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History Excavation

A moated site is an area of land surrounded by a wide ditch, which then forms an island, usually rectangular or square in shape but often forming an unequal-sided trapeziod-shape to fit into the surrounding landscape.  Ditches are U-shaped and vary from 3m to 6m wide and are mostly about 2m deep.  Occasionally the ditches are lined with clay or have stone revetting or wooden planking to preserve and strengthen the sides.  The soil from the ditches was often cast up onto the island platform to level it for building on.  This also raised the mound well above the water level which helped keep back the damp.  Sometimes the soil was formed into an enclosing bank for a hedge, fence or occasionally a stone wall,  which would have looked particularly impressive.  At least one but usually two causeways or bridges would provide access over the moat ditches to the house and land on the island.  Although moats may have been constructed in imitation of a castle or stronghold, they appear to be more about status and wealth, than defence.  The area enclosed by a moat is not usually much bigger than a half an acre, although one acre sites are not uncommon and there are a few larger ones.  There are examples of double moats and even several grouped together. 

Not all moats are completely surrounded by water-filled ditches, some moats are L-shaped, three sided and very occasionally round, and moats on higher ground were probably dry.  It is common for a stream to be diverted into a moat, which is then dammed to keep the water in and then controlled with sluices.  Most moats are low lying to take advantage of the flow of water.  Fishponds are often associated with these sites and are found on the side where the water is let out of the moat to rejoin a water-course.  Some moats themselves may well have been used for keeping fish in.  But there is no doubt all moats would have been used for the disposal of every type of refuse and unless they had a good flow of water through them, they would have been very dirty and smelly.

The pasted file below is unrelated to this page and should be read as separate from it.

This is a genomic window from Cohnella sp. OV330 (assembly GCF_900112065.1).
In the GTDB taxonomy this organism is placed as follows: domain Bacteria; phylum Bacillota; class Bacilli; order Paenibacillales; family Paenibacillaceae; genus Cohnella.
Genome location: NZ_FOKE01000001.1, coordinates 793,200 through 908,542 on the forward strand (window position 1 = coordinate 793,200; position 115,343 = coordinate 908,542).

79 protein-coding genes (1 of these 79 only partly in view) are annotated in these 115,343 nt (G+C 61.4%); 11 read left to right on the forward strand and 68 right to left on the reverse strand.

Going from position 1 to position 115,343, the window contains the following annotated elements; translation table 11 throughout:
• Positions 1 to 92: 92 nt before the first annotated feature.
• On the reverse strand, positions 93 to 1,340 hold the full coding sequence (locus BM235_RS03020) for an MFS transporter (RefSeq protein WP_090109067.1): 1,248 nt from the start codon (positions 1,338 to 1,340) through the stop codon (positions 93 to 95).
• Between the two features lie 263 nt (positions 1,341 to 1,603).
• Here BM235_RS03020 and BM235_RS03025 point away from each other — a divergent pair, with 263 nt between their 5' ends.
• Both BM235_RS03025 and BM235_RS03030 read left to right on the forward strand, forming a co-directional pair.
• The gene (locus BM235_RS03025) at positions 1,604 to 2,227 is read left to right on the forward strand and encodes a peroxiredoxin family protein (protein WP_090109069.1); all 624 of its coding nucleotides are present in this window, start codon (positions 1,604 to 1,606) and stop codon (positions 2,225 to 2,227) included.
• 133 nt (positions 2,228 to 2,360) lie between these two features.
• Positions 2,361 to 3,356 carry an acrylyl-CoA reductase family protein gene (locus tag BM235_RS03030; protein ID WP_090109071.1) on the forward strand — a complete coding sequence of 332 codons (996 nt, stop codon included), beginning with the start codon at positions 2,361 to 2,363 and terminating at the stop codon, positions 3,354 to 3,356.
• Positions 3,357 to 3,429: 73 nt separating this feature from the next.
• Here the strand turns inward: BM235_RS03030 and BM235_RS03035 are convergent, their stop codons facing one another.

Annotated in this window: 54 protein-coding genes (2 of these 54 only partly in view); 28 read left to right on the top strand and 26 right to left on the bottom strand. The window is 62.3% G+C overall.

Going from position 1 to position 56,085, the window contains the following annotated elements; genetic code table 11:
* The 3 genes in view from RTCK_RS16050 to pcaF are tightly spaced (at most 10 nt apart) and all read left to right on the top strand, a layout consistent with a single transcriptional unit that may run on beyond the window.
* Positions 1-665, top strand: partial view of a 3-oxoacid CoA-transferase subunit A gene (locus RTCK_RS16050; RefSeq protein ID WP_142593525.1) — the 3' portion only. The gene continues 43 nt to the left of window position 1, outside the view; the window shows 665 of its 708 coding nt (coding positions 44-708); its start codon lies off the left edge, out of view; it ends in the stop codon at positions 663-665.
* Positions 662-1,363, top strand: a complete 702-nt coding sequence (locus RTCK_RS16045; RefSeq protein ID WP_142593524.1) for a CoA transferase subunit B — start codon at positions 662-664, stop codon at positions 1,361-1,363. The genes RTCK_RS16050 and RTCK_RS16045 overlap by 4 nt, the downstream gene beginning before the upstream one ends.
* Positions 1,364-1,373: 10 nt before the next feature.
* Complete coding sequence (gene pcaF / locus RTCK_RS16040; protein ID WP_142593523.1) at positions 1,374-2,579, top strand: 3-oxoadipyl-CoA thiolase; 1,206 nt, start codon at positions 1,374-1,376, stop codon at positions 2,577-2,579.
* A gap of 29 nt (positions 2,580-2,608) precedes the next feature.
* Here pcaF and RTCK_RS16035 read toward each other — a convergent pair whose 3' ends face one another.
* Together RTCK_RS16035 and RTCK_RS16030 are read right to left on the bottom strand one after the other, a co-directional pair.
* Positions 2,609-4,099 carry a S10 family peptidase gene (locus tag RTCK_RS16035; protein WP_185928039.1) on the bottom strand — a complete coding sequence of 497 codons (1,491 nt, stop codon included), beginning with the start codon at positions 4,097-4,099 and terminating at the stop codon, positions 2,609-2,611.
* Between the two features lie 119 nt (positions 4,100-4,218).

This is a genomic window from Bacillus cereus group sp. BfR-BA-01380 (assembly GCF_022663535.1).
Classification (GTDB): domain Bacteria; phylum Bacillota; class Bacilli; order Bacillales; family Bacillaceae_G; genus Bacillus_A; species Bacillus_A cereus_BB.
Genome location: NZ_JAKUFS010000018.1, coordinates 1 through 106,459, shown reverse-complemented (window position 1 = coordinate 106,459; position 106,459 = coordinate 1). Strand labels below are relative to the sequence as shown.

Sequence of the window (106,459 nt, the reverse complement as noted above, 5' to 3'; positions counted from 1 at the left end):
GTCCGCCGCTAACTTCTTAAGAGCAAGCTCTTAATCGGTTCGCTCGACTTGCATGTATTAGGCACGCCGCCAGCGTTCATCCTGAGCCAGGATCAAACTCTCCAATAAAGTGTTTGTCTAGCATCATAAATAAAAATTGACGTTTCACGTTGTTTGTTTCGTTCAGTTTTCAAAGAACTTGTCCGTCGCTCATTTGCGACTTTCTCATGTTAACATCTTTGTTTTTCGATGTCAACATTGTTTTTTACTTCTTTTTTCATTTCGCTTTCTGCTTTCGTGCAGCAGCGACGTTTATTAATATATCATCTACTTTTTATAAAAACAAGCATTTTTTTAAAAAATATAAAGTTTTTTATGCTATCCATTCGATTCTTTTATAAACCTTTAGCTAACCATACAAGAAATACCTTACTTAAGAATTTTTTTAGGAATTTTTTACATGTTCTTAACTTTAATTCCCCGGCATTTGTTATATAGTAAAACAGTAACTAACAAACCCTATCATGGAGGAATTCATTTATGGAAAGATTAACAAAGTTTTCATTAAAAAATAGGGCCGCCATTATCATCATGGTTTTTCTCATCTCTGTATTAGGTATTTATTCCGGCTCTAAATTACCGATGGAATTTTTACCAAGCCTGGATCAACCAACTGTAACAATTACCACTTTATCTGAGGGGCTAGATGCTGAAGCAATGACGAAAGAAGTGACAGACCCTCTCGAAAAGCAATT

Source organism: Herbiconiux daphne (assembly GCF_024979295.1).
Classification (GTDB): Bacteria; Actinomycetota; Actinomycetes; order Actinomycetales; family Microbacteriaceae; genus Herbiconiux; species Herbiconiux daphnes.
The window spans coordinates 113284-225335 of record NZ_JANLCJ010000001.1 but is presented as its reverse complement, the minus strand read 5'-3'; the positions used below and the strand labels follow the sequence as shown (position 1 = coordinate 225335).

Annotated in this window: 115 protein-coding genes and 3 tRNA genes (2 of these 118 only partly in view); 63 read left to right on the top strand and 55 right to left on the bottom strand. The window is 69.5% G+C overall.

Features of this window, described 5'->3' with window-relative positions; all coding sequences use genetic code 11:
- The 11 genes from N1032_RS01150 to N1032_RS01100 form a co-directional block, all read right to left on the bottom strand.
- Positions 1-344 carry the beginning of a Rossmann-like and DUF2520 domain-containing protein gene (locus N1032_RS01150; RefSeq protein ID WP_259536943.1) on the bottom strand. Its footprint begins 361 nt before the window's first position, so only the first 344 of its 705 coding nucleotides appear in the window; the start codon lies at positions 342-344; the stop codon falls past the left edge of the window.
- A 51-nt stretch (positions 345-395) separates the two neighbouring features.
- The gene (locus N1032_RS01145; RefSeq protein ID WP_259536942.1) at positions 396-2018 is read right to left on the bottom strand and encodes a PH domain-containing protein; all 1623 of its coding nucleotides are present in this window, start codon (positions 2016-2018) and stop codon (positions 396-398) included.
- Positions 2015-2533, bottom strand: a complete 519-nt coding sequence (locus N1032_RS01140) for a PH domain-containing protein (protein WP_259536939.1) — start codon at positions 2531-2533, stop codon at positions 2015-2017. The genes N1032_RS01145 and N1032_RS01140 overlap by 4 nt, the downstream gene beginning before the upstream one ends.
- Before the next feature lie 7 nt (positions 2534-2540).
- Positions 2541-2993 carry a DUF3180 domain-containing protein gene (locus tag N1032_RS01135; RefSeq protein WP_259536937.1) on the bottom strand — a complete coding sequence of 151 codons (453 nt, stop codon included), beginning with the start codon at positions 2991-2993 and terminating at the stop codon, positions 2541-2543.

There are over 6000 moated sites known in England and the majority of these lie in the Midlands area - they are rare in western and northern areas.  This may have something to do with the geology, as the Midlands is well known for its clay - perfect for moat making and draining wet areas.  Moats were constructed from the late 11th century through to the early 16th century but the peak of moat building appears to be 1250 to 1350. 
The type of buildings within moats range from a single dwelling, to a manor house with a series of farm buildings around a courtyard with gardens or even a chapel.  The buildings on them are usually much altered over four hundred years and occasionally contain buildings or additions right up to the 20th century. 

The majority of buildings in Worcestershire would have been of timber-framed construction with wattle and daub panels - later replaced by bricks, but it is possible that the larger wealthier owners might have built their houses of stone.  Occasionally the sill of the timber building would be placed onto a stone foundation or even onto a low wall about a metre high.  The roofs of the houses and barns would most likely have been thatched but perhaps later as wealth increased the thatch roofs were replaced by tiles. Archaeological evidence is slight, post-holes and sill-beam slots are easily destroyed and surprisingly there tends to be few archaeological finds on these sites.  Most moated sites were probably robbed out and the materials used elsewhere. 

Some moats appear to have contained no buildings at all and may have been constructed simply as gardens or orchards, safe from browsing animals.  Later, disused moats were certainly re-used as animal pounds and were ideal for rabbit warrens, as rabbits or coneys as the adults were called, were safer from predators on a water-surrounded island and it also kept them away from other crops.

Original Material Courtesy of.
Deborah Overton